Tack nails are pretty when they are on a piece but they can be a headache if you are trying to remove them, especially without a proper tool. Ideally, a tack puller screwdriver is the best tool for removing tacks and small finish nails from upholstery and wood frame. But when you do not have the tool at hand, you can still get on with your upholstery upgrade project with pliers. However, not all pliers can do the job. The diagonal cutter pliers or needle nose pliers are the best. In this article, I share how to use both types of pliers to remove upholstery tacks and small finish nails from wood and furniture.
Why you may need to remove upholstery tacks?
There are many reasons why you would need to remove upholstery tacks. One of them is when refurbishing furniture and you have to remove the fabric. If the fabric is held in place by tack nails, you will need a tool that will remove them without damaging wood or the fabric.
If your furniture has decorative nail tacks (for example a wing chair), you may want to remove the old tacks and replace them with new ones. To do so, you need a tool that will remove the nails without destroying the fabric or leather upholstery.
If you are an interior designer, you know there is no limit to where you can apply decorative nail tacks. From adding decorative trim to the carpet to affixing beautiful fabric to wood frames. Tack nails accentuate surfaces and their uses are countless.
Likewise, you probably know that the job of decorating interiors involves trying different outfits until you get the right one. The process may involve removing the decorative tacks and pins and reinstalling them in a different way or pattern. To that end, you need to use a tool that will remove those nails without causing damage to the material.
Another instance where you may need to remove tack nails is when laying or replacing a carpet. Some carpets are affixed to the floor using carpet tack strips. When removing such carpets, you need a tool that will lift off the tacks or decorative pin nails from the carpet without destroying the beautiful wood floor.
In a nutshell, tacks have many applications and that is why you need a tack remover tool at hand to easily get them out when you want. If you don’t have a tack puller, you can use pliers to do the job. Diagonal cutters or needle nose pliers are the best for the job and here is how I use them to remove tack pins in my projects.
How to remove upholstery tacks with diagonal cutter pliers
Diagonal cutter pliers or dikes (a.k.a. dykes or side cutters) are not only good for flush cutting wires. You can use them as a tack removal tool to pull out tack strips from upholstery or carpet. They have sharp wedged edges that get under the nail heads pretty easily. Also, most diagonal cutters have a high leverage design. Here is how to use them to lift off those stubborn tacks in three easy steps.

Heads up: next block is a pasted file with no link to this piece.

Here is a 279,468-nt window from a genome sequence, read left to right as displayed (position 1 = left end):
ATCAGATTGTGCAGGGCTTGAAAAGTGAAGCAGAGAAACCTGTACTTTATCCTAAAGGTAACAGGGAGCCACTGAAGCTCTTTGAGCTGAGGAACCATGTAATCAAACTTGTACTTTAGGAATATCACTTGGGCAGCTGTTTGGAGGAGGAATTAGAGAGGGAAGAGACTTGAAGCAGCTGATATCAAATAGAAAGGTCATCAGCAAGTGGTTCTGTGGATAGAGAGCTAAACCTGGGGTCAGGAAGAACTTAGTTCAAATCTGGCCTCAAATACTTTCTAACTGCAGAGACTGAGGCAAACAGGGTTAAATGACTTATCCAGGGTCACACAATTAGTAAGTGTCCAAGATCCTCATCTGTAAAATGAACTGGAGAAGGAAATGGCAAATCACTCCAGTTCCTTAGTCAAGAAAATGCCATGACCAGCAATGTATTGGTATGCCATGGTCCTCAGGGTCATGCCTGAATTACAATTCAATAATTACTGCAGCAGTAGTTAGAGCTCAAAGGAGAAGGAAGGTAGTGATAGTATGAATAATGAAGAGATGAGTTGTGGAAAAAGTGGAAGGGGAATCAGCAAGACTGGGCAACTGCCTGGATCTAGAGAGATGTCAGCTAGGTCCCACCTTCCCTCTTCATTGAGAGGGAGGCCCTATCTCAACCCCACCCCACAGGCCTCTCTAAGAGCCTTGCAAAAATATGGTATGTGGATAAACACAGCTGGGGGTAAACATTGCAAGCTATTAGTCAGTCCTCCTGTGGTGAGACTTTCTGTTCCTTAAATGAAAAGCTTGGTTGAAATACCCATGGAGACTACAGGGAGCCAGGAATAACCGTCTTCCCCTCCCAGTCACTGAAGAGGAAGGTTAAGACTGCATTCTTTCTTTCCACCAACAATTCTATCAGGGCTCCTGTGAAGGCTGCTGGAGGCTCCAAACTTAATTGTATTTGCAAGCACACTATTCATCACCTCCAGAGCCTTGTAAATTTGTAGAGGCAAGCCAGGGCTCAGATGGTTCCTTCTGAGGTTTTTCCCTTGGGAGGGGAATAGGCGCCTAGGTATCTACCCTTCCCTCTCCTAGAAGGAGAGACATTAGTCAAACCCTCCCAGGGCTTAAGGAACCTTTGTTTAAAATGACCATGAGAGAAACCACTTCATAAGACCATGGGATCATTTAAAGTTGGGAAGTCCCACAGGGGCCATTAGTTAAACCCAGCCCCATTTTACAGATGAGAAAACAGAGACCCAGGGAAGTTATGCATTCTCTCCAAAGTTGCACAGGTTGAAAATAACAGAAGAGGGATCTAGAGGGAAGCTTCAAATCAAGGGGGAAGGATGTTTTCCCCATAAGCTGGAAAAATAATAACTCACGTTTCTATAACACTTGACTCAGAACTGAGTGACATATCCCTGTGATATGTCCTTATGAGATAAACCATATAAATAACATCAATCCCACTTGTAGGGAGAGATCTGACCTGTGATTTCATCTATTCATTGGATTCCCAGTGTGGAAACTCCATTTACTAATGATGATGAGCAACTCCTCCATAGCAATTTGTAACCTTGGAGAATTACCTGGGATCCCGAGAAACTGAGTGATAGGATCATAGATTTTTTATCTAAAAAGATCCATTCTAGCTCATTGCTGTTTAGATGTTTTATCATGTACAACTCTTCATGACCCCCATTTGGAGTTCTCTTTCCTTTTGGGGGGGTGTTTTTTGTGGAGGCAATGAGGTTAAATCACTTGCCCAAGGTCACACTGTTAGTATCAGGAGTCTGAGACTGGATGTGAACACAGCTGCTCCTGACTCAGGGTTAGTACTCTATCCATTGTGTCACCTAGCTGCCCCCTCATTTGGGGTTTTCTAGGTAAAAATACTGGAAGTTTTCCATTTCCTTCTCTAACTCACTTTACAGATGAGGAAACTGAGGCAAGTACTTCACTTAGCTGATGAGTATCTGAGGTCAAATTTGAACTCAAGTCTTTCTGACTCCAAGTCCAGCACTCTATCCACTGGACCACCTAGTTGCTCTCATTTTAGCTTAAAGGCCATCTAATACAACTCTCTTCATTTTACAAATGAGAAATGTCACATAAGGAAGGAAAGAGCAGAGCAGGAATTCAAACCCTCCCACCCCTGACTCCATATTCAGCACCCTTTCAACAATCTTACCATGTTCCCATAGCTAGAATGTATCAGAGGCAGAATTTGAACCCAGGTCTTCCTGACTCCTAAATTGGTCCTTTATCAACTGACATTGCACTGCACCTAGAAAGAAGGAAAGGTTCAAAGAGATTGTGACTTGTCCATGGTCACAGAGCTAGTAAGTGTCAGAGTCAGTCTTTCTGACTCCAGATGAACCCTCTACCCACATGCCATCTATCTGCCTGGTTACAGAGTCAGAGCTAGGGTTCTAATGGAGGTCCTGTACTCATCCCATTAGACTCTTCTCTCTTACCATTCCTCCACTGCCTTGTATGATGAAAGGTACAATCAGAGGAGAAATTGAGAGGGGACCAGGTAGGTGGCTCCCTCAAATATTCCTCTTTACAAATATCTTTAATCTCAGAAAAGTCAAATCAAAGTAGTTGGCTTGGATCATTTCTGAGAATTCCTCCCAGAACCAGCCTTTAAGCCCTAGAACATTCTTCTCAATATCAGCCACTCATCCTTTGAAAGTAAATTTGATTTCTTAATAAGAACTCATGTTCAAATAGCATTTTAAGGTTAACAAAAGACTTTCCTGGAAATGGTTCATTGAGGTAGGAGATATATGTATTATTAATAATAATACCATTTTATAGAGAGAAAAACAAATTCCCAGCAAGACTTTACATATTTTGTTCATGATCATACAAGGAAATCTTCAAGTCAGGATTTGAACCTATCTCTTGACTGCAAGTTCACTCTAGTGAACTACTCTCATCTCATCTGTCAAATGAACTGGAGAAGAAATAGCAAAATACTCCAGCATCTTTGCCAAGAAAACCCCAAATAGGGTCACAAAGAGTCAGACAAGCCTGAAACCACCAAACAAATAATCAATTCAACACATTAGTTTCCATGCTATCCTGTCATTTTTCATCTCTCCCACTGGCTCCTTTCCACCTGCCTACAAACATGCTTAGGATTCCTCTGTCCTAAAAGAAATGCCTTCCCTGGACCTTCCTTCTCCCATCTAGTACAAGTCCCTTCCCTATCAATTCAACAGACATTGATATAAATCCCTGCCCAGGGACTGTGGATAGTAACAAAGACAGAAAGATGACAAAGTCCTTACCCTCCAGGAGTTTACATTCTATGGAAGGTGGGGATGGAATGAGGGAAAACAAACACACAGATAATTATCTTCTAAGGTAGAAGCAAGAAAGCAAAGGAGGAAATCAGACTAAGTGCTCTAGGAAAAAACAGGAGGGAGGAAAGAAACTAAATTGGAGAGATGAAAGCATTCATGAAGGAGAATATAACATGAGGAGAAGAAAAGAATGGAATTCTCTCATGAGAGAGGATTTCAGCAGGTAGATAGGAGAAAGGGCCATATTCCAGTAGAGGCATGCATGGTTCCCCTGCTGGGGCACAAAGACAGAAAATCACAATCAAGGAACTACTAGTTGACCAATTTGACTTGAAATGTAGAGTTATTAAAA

Step 1. Dig under the tack head with the jaws
The jaws of diagonal cutters have sharp tips. Open them slightly and use them as prongs to dig under the tack head.
Step 2. Pry out the tack nail
Pry out the tack by pressing the pliers against the surface. You can place a piece of wood under the pliers to create more leverage.
Step 3. Pull out the tack
Grasp the tack with the pliers and pull it out. Do not squeeze the handles very tight because the sharp jaws of the pliers might cut the fastener.
Follow the same steps when removing small finish nails from furniture and other surfaces with diagonal cutters.
How to remove tack nails with needle nose pliers
If you do not have a pair of dykes, you can use needle nose pliers to remove upholstery tacks. The pliers have long tapered serrated jaws compared to the stubby jaws of side cutters. Therefore, the steps for pulling out the small nails are a little different. Here is how to do it.
Step 1. Grip the tack head with the pliers and pull
If the tack has moved up a little bit above the surface, try to grip its head with the needle nose pliers and pull. Simply hold the pliers vertically, bite the head of the nail strongly and pull out the fastener. This might be a little difficult if the tack nail is held tightly by wood grain.
If it is hard to grip, slip a flat screwdriver under the tack nail and pry it out. This will lift off the nail so that you can grip it with pliers and pull it out.
Step 2. Slip the jaws of the pliers under the tack and pull it out
Lifting off stubborn upholstery tacks from the top is difficult and may also cause the head to come off. A better way to remove them if there is a small gap between the tack head and the surface is by sliding the jaws of the pliers horizontally underneath and pry out the fastener.
Simply open the jaws of the pliers slightly and slide them under the tack. Bite the exposed shank of the tack nail and pry out the fastener. If the shank is too long, leverage the pliers by placing a piece of wood underneath it. The fastener should come right off intact and ready for re-use.
Generally, removing tack nails with needle nose pliers is not as easy as using diagonal cutters or a tack puller tool. But if all you have are long nose pliers and you need to detach some fabric from wood, there is no other option than to use them.
So, there you have it. That is how to remove tacks and finish nails from wood and furniture without a tack puller.